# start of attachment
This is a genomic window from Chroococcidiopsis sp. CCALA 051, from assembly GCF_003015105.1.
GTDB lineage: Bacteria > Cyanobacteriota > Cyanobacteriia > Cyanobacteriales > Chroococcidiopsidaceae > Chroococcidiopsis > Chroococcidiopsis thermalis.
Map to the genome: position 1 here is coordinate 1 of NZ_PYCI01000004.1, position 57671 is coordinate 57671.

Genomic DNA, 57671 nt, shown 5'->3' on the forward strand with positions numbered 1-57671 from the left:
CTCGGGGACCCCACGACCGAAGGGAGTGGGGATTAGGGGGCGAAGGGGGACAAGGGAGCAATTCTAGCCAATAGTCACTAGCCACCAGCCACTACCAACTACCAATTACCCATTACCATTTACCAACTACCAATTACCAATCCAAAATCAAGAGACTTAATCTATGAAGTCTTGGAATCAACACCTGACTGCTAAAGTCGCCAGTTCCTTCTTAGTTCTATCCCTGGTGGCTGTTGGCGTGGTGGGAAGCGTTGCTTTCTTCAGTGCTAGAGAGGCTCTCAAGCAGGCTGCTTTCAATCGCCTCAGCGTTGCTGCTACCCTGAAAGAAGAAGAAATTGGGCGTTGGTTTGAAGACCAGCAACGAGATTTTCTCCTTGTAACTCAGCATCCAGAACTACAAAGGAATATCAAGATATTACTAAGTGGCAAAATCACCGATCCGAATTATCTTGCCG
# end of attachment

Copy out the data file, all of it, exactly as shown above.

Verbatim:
This is a genomic window from Chroococcidiopsis sp. CCALA 051, from assembly GCF_003015105.1.
GTDB lineage: Bacteria > Cyanobacteriota > Cyanobacteriia > Cyanobacteriales > Chroococcidiopsidaceae > Chroococcidiopsis > Chroococcidiopsis thermalis.
Map to the genome: position 1 here is coordinate 1 of NZ_PYCI01000004.1, position 57671 is coordinate 57671.

Genomic DNA, 57671 nt, shown 5'->3' on the forward strand with positions numbered 1-57671 from the left:
CTCGGGGACCCCACGACCGAAGGGAGTGGGGATTAGGGGGCGAAGGGGGACAAGGGAGCAATTCTAGCCAATAGTCACTAGCCACCAGCCACTACCAACTACCAATTACCCATTACCATTTACCAACTACCAATTACCAATCCAAAATCAAGAGACTTAATCTATGAAGTCTTGGAATCAACACCTGACTGCTAAAGTCGCCAGTTCCTTCTTAGTTCTATCCCTGGTGGCTGTTGGCGTGGTGGGAAGCGTTGCTTTCTTCAGTGCTAGAGAGGCTCTCAAGCAGGCTGCTTTCAATCGCCTCAGCGTTGCTGCTACCCTGAAAGAAGAAGAAATTGGGCGTTGGTTTGAAGACCAGCAACGAGATTTTCTCCTTGTAACTCAGCATCCAGAACTACAAAGGAATATCAAGATATTACTAAGTGGCAAAATCACCGATCCGAATTATCTTGCCG